Leah Donahey and Subhankar Banerjee say Obama has taken an important step by announcing new protections for the Arctic Ocean, but it does not block Shell from drilling there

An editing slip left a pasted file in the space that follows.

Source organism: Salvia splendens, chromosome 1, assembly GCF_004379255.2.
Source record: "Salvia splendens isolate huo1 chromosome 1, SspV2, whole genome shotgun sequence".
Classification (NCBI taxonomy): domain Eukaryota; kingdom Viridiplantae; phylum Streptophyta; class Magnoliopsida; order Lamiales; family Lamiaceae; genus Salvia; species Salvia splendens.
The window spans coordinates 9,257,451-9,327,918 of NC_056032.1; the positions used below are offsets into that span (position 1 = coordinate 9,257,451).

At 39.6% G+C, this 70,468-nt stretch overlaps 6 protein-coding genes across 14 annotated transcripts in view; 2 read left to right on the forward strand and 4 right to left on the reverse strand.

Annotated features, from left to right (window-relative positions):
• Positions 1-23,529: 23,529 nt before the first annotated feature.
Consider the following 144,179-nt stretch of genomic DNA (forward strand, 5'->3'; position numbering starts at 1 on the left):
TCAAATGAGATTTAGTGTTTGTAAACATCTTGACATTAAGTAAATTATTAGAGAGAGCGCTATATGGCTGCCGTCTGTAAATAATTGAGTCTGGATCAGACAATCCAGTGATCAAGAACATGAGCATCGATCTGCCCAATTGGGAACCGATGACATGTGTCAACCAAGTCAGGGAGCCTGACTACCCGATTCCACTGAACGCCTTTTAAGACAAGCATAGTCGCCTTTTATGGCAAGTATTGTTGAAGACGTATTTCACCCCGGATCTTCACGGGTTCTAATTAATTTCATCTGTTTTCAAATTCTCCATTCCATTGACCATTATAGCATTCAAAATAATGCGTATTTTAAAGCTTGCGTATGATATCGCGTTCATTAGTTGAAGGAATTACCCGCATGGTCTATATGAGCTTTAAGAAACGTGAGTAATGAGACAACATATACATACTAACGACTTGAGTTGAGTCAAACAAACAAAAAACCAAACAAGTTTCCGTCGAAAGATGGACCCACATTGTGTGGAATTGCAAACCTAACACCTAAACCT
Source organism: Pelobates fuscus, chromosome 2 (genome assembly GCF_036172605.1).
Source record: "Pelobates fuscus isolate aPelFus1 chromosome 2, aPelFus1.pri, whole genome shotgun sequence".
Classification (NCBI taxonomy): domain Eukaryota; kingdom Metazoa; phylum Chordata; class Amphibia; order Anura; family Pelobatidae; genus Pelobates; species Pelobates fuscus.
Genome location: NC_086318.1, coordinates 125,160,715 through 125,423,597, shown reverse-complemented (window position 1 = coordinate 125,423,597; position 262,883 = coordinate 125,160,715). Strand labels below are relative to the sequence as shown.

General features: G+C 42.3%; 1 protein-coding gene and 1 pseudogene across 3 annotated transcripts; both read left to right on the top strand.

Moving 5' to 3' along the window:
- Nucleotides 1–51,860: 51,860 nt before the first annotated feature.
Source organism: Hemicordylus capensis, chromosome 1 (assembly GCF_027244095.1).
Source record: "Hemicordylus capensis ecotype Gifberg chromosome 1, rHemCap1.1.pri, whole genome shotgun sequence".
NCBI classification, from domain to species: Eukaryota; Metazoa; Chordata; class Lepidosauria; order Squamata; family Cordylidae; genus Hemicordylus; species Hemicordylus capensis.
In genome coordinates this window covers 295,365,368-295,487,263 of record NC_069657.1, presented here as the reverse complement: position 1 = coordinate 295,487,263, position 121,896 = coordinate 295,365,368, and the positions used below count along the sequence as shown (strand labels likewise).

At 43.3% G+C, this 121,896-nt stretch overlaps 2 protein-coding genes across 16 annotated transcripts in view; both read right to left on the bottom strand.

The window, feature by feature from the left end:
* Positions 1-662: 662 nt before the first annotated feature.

SHARMINI PERIES, EXEC. PRODUCER, TRNN: Welcome to The Real News Network. I’m Sharmini Peries, coming to you from Baltimore. New satellite data analysis using eight satellite images by scientists from the U.K. Center for Polar Observation and Modeling at the University of Leeds in the U.K. has revealed that Arctic cap is rapidly melting at an unprecedented rate. Further, the world meteorological organization brought together the findings of three major climate research units–the National Oceanographic and Atmospheric Administration (NOAA), the National Aeronautics and Space Administration (NASA), and the U.K.’s Met Office, all of which says 2014 was the hottest year on record. Last week, President Obama also announced that his Department of Interior would push for the largest protected wildlife refuge, consisting of 12.28 million acres, since Congress passed the first wilderness act 50 years ago. Let’s take a look at what President Obama had to say. ~~~ BARACK OBAMA, U.S. PRESIDENT: My Department of Interior has put forward a comprehensive plan to make sure that we’re protecting the refuge and that we’re designating new areas, including coastal plains, for preservation. And I’m going to be calling on Congress to make sure that they take it one step further, designating it as a wilderness, so we can make sure that this amazing wonder is preserved for future generations. ~~~ PERIES: In critiquing President Obama’s statement, our next two guests says that the, as always, devil is in the detail and that Obama’s announcement is not all what it’s cut out to be. Joining us from Port Townsend, Washington, is Subhankar Banerjee. Subhankar is an environmental and humanities scholar and activist. He founded ClimateStorytellers.org. And he’s the editor of the anthology Arctic Voices: Resistance at the Tipping Point. And we’re also joined by Leah Donahey. She is a senior campaign director for the Alaska Wilderness League’s Arctic Ocean’s campaign to protect the ocean from oil and gas development. Thank you both for joining us. SUBHANKAR BANERJEE, EDITOR, ARCTIC VOICES: RESISTANCE AT THE TIPPING POINT: Thank you [crosstalk] LEAH DONAHEY, SENIOR CAMPAIGN DIRECTOR, ALASKA WILDERNESS LEAGUE: Thank you for having us. PERIES: So, Subhankar, let me start with you. You said that President Obama’s announcement last week about the preserving of the Alaskan wilderness, where it is all–the devil’s in the detail, you said. What did you mean by that? BANERJEE: Okay. So after kind of pursuing a rather aggressive pro-drilling policy about the Arctic Ocean, the president is finally showing signs of conservation sentiment. So this is only to be welcomed. But as you said, the devil is in the detail, and we need to look at it a little bit carefully. So the White House announcement says that the president protects marine wilderness. What he has done is 9.8 million acres, including the biologically significant Hanna Shoal, is to be kept off-limits from future oil and gas leases. But the current leases does not apply. So let me just give you a little bit of background about how the president came to this decision. What is Hanna Shoal, and what does it mean with regard to Shell’s Arctic drilling? In 2012, in August 2012, the very month that the president had approved Shell to go drill in the Beaufort and Chuckchi Sea is, that same month, he also sent a team of scientists to study Hanna Shoal. Hanna Shoal had been studied before sporadically, but this was the first comprehensive study of Hanna Shoal, which is, by the way, in the Chuckchi Sea. So anyway, the scientists went up there. They there what’s called a baseline–or they’re now calling in benchmark studies, in 2012 and 2013. And what they found is that Hanna Shoal could be considered like what you would call a biological heart or one of the biological hearts of the Chuckchi Sea. Its productivity, biological productivity, is astounding. Whales and walruses and numerous other species feed there. It’s truly a national ecological treasure. That, combined with the fact–and those studies were done in 2012, 2013–that, combined with the fact that the walrus population in the Chuckchi Sea is really struggling because of climate change–six out of the last eight years, the walruses have suffered what is called this haul-out, where tens of thousands of walruses come ashore, crush each other, kill their calves sometimes, and 35,000 walruses came ashore last year. And this has happen six out of the last eight years. Those two facts clearly, and all of the things that the environmental community and the traditional [incompr.] community have been saying: leave the president take this decision. So that’s good. Now, the problem is that if you look at the Hanna Shoal walrus area, habitat, which the Bureau of Ocean Energy Management actually published a map last year, it overlaps with some of the oil and gas lease blocks that already the oil companies hold, including Shell, particularly in the northeastern section. More importantly, in 2012, when the scientific team went up there, the senior scientists–one of the senior scientists from the Woods Hole Oceanographic Institution was on that team–made a comment that anything that gets released into the water from drill sites will end up, likely end up in Hanna Shoal. So the problem is that if the president wants to really protect Hanna Shoal, at the same time, he cannot allow Shell to go drill in the current lease blocks that they’re holding in the Chuckchi Sea. It would be not only a contradiction, but also what I would call a betrayal. And Leah can tell you more about the lease-sale legal battle that’s been going on for several years. But I will just say one last thing, that if the American public truly knew about the ecological richness of America’s Arctic seas, the Beaufort and Chukchi seas, they will not allow any drilling in those waters. PERIES: Leah, let’s go to you on that. You have worked on conservation policy, and you’ve been very involved in the legal battle against Shell drilling in the Arctic. So bring us up to date on what’s really going on there. DONAHEY: Yeah, I’d be very happy to. I wanted to start off by saying that what President Obama did last week was such an important step for America’s Arctic, not just offshore, but also on shore. He gave the first step to really seeing protection of the coastal plain in the Arctic refuge, a battle that most people in the environmental community and locals have been fighting for for over three decades now. So he took a very important role by protecting areas. And withdrawing areas from leasing is a very important first place to do this. And while it’s for future leasing, we hope it’ll be assigned for where the Obama administration is going to go to protect areas offshore, not just be in favor of drilling offshore. So, as Subhankar had mentioned, for the last decade, folks in the environmental community and several government tribal organizations in Alaska have been fighting a lease sale known as lease sale 193 in the Chuckchi Sea. These are leases that were sold under the Bush administration, and they’ve been contested and litigated twice. They’ve been–they went up to the Ninth Circuit Court of Appeals in the U.S. And in the latest round, which–there was a decision in January of last year–the court deemed the lease sale illegal and required the government to do a new reanalysis of that lease sale. Shell is only trying to drill in the Chuckchi Sea in 2015. Last year they submitted exploration plans that is focused in the Chukchi Sea, very close to the areas that Subhankar was talking about in Hanna Shoal. We think that Shell’s plans–and when I say we, I mean Alaska Wilderness League–feels those plans are quite aggressive. And based on what we saw in 2012 when Shell tried to drill, we do not think that the administration should be allowing Shell to go up there this year. Currently, lease sale 193, they had a public comment period and released an updated supplemental environmental impact statement. That supplemental found that if the leases were developed, there is a 75 percent chance that a large oil spill could take place in that area. So while these protections are a really important first step, if we do, if the government does authorize Shell to drill at the same time, we could see quite–you know, there are no boundaries for oil spills. So we could see some pretty horrific effects if a spill were to happen in this area. PERIES: So these conflicting plans that the administration seems to have, on one hand, you know, allow Exxon and other drilling companies to go up there, and then, on the other hand, protecting, trying to portray that they want to protect that area, what does all of this mean, these contradictory points of view? Leah, let me go to you. DONAHEY: I would say the administration has had a policy known as their all-of-the-above policy. They’ve been in favor of drilling offshore really since the beginning of the administration. They’ve upheld the Bush administration decisions, and even authorized drilling and held future lease sales on their own. I would say that the protection is based on many years of science, many years of hearing from local communities. In fact, last year, the administration received 21 resolutions from tribes across the state of Alaska asking for these withdrawals to move forward. So there’s a lot of local support. And I think, while the past has seen a push for drilling, we’re hoping that the moves that the president made last week, by making a bold move for the first time to really protect areas in the Arctic Ocean, will be a new trend. They have not approved Shell’s plans yet, they have not reaffirmed lease sale 193. Those decisions are coming in the next several months. We hope that trend continues. PERIES: And, Subhankar, what’s your take on these contradictory messages coming out of the administration? BANERJEE: You know, as you mentioned, I’m the editor of the book Arctic Voices: Resistance at the Tipping Point. So we have been really talking about resistance to industrial destruction of these incredibly rich ecological and cultural habitats in the Arctic, both on land and offshore. And as Leah mentioned, it is these collaboration that’s happening between the environmental organizations, the tribal organizations, and governments, as well as a tremendous amount of scientific work that is going on, that is finally–as I said, the president’s decision is only to be welcomed, that the president is finally taking a slightly different stand on this. And the contradiction is that–let me broaden that topic up slightly, that this contradiction really needs to be challenged, or hopefully the president will take a different decision with regard to Shell’s drilling, because last month–I’ll mention two very significant documents. Both came out–one came out last month and one late last year. One is a major published study, and in the very first paragraph the authors mention that if we are to keep the global temperature below 2 degrees Centigrade beyond the industrial level, the rise that all of the nation-states have agreed to, then we must keep all Arctic resources underground, period. They–unequivocally they say that all Arctic resources must remain underground. So that’s one point. Second point is that the U.S. National Academy of Sciences published a major report last year called Responding to Oil Spills in the U.S. Arctic Marine Environment, and they opened–the book opens with a summary, opens with basically two lines. One talks about that the Arctic is the integrator of the planet’s biological, physical, oceanic, and atmospheric processes, meaning that anything that happens in the Arctic will affect the whole planet, not just Arctic. Second point they make in that very report, right at the beginning, is that any spill that happens in the Chuckchi Sea or the Beaufort Sea–this year, Shell is only planning to drill in the Chukchi Sea–will actually become a problem for not only the United States, but other neighboring countries, of the Arctic nation countries, primarily Russia and Canada. But it’ll probably go all over the Arctic. So with all this enormous, good scientific knowledge that is coming in, as well as the traditional knowledge that the European people have had for a long time, it’s time for the president to really put what I would call a final cap on Shell’s drilling ambition, because, you know, we talk about capping a well that is gushing oil after a blowout, as in Deepwater Horizon. I’m actually saying that we must permanently cap Shell’s gushing desire to drill in the Arctic Ocean. PERIES: Right. Subhankar, Leah, can you both join me for a second segment, where we can take this up? This sudden interest in the Arctic is one that we need to unravel. BANERJEE: Okay. DONAHEY: I’d be happy to. Yeah. PERIES: Okay. Thank you both very much for joining us on this segment, and please join us for the second segment.